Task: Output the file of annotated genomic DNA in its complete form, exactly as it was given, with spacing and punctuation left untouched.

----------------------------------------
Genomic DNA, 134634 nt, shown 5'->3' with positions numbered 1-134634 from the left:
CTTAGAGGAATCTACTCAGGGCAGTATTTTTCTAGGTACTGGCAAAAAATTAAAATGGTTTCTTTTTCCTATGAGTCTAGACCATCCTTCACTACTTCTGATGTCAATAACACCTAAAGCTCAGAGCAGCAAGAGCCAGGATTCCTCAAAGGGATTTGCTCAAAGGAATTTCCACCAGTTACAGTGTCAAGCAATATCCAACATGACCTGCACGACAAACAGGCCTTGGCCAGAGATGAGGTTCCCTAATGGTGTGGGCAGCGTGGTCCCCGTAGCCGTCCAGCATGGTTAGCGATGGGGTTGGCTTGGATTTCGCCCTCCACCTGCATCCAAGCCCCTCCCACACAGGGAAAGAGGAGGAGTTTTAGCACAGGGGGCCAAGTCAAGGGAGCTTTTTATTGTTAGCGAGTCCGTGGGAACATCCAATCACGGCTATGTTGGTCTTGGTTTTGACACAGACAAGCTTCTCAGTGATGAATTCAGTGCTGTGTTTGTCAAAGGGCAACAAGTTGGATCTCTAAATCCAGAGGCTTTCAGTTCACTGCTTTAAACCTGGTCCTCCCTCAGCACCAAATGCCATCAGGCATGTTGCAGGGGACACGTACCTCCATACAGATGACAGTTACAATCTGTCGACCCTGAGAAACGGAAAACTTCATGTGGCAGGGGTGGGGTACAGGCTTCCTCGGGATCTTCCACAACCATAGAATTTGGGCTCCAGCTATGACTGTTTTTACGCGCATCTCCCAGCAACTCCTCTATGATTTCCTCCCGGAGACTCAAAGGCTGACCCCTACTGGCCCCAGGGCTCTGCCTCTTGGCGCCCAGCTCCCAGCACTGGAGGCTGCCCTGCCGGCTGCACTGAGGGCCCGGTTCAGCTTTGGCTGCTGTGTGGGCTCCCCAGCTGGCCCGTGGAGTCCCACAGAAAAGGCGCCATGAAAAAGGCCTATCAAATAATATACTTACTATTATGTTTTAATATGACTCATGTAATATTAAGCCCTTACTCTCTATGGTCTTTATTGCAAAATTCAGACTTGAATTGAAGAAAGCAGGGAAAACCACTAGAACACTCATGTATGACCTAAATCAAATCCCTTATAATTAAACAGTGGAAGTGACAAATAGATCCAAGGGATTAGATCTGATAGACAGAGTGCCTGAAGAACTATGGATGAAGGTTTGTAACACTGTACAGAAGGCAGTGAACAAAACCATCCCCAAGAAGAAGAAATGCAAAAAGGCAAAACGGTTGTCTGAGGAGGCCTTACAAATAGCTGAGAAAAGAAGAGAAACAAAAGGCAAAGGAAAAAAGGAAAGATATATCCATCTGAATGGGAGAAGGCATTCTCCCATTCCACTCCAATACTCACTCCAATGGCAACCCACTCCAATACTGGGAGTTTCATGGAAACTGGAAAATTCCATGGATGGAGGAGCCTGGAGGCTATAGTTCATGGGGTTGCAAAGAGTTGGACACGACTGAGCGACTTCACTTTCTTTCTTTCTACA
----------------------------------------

Genomic DNA, 134634 nt, shown 5'->3' with positions numbered 1-134634 from the left:
CTTAGAGGAATCTACTCAGGGCAGTATTTTTCTAGGTACTGGCAAAAAATTAAAATGGTTTCTTTTTCCTATGAGTCTAGACCATCCTTCACTACTTCTGATGTCAATAACACCTAAAGCTCAGAGCAGCAAGAGCCAGGATTCCTCAAAGGGATTTGCTCAAAGGAATTTCCACCAGTTACAGTGTCAAGCAATATCCAACATGACCTGCACGACAAACAGGCCTTGGCCAGAGATGAGGTTCCCTAATGGTGTGGGCAGCGTGGTCCCCGTAGCCGTCCAGCATGGTTAGCGATGGGGTTGGCTTGGATTTCGCCCTCCACCTGCATCCAAGCCCCTCCCACACAGGGAAAGAGGAGGAGTTTTAGCACAGGGGGCCAAGTCAAGGGAGCTTTTTATTGTTAGCGAGTCCGTGGGAACATCCAATCACGGCTATGTTGGTCTTGGTTTTGACACAGACAAGCTTCTCAGTGATGAATTCAGTGCTGTGTTTGTCAAAGGGCAACAAGTTGGATCTCTAAATCCAGAGGCTTTCAGTTCACTGCTTTAAACCTGGTCCTCCCTCAGCACCAAATGCCATCAGGCATGTTGCAGGGGACACGTACCTCCATACAGATGACAGTTACAATCTGTCGACCCTGAGAAACGGAAAACTTCATGTGGCAGGGGTGGGGTACAGGCTTCCTCGGGATCTTCCACAACCATAGAATTTGGGCTCCAGCTATGACTGTTTTTACGCGCATCTCCCAGCAACTCCTCTATGATTTCCTCCCGGAGACTCAAAGGCTGACCCCTACTGGCCCCAGGGCTCTGCCTCTTGGCGCCCAGCTCCCAGCACTGGAGGCTGCCCTGCCGGCTGCACTGAGGGCCCGGTTCAGCTTTGGCTGCTGTGTGGGCTCCCCAGCTGGCCCGTGGAGTCCCACAGAAAAGGCGCCATGAAAAAGGCCTATCAAATAATATACTTACTATTATGTTTTAATATGACTCATGTAATATTAAGCCCTTACTCTCTATGGTCTTTATTGCAAAATTCAGACTTGAATTGAAGAAAGCAGGGAAAACCACTAGAACACTCATGTATGACCTAAATCAAATCCCTTATAATTAAACAGTGGAAGTGACAAATAGATCCAAGGGATTAGATCTGATAGACAGAGTGCCTGAAGAACTATGGATGAAGGTTTGTAACACTGTACAGAAGGCAGTGAACAAAACCATCCCCAAGAAGAAGAAATGCAAAAAGGCAAAACGGTTGTCTGAGGAGGCCTTACAAATAGCTGAGAAAAGAAGAGAAACAAAAGGCAAAGGAAAAAAGGAAAGATATATCCATCTGAATGGGAGAAGGCATTCTCCCATTCCACTCCAATACTCACTCCAATGGCAACCCACTCCAATACTGGGAGTTTCATGGAAACTGGAAAATTCCATGGATGGAGGAGCCTGGAGGCTATAGTTCATGGGGTTGCAAAGAGTTGGACACGACTGAGCGACTTCACTTTCTTTCTTTCTACA